Underground dinner parties are all the rage these days, and last weekend, I was fortunate enough to have an exclusive invitation to dine at a friend’s house. The occasion was the use of my friend’s set of china, a lovely gold-trim Limoges that had belonged to her grandmother’s stepmother, after at least 50 years of nonuse.
To the right of our place setting were finger bowls. None of the guests knew the proper etiquette for the use of finger bowls. So ironically, we used the hostess’s iPad to google finger bowls and found a finger bowl etiquette article from the New York Times dated 1903. It was still unclear, after reading the article, as to how to use the finger bowls, but it served as an entertaining conundrum for us guests.
My friend’s friend, a talented ICE-trained chef, prepared our meal, a meal which was one of the best I have had recently in New York.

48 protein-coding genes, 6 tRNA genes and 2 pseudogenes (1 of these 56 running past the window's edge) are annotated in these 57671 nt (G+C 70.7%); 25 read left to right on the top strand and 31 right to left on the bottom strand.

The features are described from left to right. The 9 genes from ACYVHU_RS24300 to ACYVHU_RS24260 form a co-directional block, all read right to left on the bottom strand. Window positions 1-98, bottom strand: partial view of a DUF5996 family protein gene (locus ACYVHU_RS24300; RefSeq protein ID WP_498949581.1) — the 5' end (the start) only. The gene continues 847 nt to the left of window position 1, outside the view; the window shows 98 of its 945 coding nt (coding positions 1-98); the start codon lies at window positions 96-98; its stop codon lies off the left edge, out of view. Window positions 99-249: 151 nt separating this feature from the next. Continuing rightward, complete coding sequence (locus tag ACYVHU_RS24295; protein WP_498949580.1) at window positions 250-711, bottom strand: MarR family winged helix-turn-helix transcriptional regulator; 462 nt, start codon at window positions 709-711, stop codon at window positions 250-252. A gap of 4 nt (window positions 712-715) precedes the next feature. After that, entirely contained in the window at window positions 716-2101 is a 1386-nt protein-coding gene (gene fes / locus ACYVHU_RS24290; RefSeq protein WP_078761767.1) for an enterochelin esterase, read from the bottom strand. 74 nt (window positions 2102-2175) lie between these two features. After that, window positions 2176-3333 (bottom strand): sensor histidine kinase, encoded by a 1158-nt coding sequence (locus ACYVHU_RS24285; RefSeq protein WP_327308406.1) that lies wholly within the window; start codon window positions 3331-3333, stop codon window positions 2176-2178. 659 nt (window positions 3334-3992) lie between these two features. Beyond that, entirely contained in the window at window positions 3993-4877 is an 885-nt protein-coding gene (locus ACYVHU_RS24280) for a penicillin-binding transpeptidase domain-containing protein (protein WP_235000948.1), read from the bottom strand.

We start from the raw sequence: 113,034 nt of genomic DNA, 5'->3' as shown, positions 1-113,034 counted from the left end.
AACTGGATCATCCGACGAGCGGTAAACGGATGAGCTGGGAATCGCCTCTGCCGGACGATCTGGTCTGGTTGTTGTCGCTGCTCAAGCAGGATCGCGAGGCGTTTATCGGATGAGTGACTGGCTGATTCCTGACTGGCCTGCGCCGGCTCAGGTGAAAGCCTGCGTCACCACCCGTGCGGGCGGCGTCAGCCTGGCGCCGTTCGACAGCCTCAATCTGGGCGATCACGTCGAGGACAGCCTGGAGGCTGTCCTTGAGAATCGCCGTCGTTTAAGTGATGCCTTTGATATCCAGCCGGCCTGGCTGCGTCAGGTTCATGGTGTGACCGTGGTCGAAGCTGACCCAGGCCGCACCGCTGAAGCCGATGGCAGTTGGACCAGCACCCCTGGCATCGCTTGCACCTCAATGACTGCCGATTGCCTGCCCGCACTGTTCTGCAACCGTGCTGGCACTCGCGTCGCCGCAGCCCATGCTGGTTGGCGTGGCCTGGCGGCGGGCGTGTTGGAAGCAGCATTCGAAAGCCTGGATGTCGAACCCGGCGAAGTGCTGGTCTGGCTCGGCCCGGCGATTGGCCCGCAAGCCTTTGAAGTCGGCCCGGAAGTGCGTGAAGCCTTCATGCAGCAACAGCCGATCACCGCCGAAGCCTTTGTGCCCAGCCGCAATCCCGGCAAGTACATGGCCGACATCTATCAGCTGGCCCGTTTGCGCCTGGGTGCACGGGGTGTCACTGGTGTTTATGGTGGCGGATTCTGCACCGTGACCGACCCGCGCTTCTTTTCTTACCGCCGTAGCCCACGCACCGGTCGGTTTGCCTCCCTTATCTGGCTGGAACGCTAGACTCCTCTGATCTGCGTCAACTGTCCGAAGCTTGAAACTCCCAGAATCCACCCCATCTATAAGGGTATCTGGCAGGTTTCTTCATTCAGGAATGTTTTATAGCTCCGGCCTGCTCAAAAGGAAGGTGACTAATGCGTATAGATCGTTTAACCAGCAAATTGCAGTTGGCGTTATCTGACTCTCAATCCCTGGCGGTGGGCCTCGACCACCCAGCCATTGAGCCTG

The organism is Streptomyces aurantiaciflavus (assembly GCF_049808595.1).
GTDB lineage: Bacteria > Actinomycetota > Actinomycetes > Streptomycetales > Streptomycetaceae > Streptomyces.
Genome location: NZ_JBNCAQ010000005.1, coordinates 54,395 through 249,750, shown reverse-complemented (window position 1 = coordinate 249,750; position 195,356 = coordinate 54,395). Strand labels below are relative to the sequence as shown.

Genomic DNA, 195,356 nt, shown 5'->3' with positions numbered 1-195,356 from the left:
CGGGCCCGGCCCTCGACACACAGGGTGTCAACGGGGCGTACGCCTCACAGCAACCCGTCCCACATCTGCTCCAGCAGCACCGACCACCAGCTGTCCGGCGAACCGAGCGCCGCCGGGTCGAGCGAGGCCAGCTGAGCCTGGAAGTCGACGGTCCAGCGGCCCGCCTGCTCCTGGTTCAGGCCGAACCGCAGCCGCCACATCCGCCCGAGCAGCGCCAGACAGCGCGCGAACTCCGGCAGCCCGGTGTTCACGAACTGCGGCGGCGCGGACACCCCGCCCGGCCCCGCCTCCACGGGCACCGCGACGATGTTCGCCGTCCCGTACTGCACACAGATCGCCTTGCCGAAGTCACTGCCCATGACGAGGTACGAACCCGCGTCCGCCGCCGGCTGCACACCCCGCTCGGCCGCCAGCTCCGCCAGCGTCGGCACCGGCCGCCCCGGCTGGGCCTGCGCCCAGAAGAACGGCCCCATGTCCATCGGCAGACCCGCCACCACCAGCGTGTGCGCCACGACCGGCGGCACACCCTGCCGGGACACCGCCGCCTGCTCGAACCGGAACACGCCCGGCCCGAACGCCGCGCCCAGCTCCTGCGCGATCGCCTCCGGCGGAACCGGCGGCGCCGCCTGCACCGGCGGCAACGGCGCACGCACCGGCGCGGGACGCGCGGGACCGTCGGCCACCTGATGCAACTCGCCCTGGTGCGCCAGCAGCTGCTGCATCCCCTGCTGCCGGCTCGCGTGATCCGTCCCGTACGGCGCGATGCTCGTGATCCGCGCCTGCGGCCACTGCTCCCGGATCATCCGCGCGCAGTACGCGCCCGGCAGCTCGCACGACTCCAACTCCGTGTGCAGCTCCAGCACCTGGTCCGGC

To start, light, cheesy gougeres:
First course: Fresh spring pea soup with mint
This dish was the showstopper. Many people had seconds. The balsamic butter sauce was wonderful. I love the way it looked on my plate.
Dessert: assorted cheeses and flourless chocolate cake with creme anglaise and raspberries
A rich ending to a delightful meal. The chef explained that a creme anglaise is easy to make, but when the food is this good, it’s hard to believe it was easy.
What are the elements of a perfect dinner party? An incredible meal–check, interesting conversation–check, gracious hosts–check, friendly guests–check, warm atmosphere–check. All of the elements were present at this dinner party, and a good time was had by all.